There can be a thin line between permanent and casual employment. In some cases, employment may start on a casual basis, but evolve over time to be permanent – even if the parties don’t realise this has happened.

The differences between casual and permanent employment are sometimes difficult to determine, and a substantial volume of case law has built up on the issue. In summary, the following principles apply:

  • An employee’s status as casual or permanent is determined by the facts. In the absence of a written employment agreement, and even where an employee is referred to as a casual employee, that person may be considered a permanent employee if they are found to regularly work for the employer. However, where any such employee has signed an employment agreement which designates employment as casual then it will be more difficult, but not impossible, to argue that such employment is in fact permanent.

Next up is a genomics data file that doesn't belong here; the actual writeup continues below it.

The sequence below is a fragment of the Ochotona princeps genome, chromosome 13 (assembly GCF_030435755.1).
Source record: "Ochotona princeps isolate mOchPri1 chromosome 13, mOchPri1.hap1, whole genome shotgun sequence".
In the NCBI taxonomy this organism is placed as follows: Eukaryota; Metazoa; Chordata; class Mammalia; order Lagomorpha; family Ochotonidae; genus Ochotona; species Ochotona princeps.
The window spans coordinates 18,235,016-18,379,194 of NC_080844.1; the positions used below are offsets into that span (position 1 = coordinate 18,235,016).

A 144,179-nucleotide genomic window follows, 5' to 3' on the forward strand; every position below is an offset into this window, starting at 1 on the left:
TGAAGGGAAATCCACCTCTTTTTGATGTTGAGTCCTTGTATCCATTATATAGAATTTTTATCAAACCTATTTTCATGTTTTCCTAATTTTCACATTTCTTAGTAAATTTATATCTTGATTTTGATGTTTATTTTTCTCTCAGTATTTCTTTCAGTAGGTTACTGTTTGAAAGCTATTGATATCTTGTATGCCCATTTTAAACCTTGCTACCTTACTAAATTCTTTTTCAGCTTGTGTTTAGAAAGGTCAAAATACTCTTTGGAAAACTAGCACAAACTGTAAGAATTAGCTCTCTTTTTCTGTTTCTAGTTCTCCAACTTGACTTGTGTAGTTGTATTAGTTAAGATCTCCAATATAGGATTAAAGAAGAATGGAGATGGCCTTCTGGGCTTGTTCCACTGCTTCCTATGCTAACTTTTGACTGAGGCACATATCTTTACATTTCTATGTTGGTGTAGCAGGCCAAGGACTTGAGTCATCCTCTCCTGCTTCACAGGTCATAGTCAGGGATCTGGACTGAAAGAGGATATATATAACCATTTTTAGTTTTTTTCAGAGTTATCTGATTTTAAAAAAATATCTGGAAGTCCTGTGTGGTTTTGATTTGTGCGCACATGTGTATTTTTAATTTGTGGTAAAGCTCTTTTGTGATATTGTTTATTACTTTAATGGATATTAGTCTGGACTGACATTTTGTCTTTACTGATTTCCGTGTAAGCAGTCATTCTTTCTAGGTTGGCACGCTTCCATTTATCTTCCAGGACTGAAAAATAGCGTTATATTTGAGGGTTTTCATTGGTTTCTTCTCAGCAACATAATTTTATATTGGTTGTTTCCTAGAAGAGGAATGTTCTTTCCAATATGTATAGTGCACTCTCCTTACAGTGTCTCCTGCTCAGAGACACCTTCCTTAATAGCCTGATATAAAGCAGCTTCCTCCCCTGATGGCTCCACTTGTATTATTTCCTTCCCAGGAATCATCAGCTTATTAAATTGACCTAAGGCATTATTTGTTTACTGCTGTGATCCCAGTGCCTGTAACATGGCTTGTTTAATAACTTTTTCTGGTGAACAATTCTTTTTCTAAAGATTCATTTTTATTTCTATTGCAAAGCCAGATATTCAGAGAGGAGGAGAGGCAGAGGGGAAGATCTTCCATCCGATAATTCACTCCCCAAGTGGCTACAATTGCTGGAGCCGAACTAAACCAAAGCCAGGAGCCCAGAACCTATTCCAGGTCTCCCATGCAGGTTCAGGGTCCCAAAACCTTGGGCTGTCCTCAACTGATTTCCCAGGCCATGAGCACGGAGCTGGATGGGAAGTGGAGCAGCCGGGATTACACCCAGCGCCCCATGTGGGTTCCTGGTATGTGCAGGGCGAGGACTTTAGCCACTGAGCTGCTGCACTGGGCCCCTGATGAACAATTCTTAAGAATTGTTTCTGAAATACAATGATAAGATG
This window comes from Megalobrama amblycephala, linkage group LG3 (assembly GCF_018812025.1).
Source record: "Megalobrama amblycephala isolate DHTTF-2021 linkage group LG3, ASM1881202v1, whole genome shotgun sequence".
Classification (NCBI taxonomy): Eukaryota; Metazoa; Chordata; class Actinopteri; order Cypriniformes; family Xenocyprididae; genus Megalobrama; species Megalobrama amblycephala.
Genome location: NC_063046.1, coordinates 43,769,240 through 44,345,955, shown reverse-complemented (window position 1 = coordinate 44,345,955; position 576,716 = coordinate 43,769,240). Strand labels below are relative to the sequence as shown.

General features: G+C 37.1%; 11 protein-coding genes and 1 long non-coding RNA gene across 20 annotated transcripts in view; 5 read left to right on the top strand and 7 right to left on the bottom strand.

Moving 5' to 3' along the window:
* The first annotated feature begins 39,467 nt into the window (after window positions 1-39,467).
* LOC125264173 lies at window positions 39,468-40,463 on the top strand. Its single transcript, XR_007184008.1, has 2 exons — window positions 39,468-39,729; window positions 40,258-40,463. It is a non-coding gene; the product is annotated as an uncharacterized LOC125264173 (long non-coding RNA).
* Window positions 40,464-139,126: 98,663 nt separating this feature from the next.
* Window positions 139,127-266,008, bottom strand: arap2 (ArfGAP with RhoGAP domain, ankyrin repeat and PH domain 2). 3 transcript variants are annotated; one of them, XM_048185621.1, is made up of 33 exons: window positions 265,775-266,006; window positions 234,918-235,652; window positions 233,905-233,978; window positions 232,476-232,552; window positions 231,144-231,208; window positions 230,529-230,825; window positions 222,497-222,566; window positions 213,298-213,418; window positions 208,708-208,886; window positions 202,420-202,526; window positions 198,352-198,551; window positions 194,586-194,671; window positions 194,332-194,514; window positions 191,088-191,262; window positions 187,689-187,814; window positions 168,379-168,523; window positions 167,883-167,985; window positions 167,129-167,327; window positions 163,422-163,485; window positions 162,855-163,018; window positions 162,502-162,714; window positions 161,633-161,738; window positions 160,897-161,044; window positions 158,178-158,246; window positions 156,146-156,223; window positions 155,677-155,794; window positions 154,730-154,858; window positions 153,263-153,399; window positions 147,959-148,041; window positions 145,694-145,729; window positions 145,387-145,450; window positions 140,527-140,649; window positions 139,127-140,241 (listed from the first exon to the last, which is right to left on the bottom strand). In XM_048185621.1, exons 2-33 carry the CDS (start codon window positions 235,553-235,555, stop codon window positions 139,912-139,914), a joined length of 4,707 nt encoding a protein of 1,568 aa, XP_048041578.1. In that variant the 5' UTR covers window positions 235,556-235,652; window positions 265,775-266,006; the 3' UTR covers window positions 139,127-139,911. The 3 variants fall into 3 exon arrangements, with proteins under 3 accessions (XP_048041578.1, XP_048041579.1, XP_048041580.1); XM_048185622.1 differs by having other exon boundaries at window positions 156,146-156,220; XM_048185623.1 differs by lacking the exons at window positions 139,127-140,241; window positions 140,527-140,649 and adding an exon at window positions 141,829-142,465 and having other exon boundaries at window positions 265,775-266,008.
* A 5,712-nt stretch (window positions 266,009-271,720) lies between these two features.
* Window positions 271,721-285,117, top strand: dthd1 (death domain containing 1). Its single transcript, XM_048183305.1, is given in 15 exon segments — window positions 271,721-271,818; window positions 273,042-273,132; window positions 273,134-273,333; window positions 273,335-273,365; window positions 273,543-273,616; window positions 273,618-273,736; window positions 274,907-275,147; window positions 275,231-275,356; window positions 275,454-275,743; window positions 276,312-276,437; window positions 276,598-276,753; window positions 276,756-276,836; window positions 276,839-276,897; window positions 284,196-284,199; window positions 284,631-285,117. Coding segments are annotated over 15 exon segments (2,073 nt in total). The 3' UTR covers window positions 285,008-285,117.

• A part-time employee is likely to be classed as a permanent employee if that employee reasonably held an expectation of a continued offer of regular employment by the employer.
  • Initial casual employment may change to permanent employment if there is evidence that, over time, such employment evolved from an irregular and uncertain offer to a regular and certain offer of employment by the employer.

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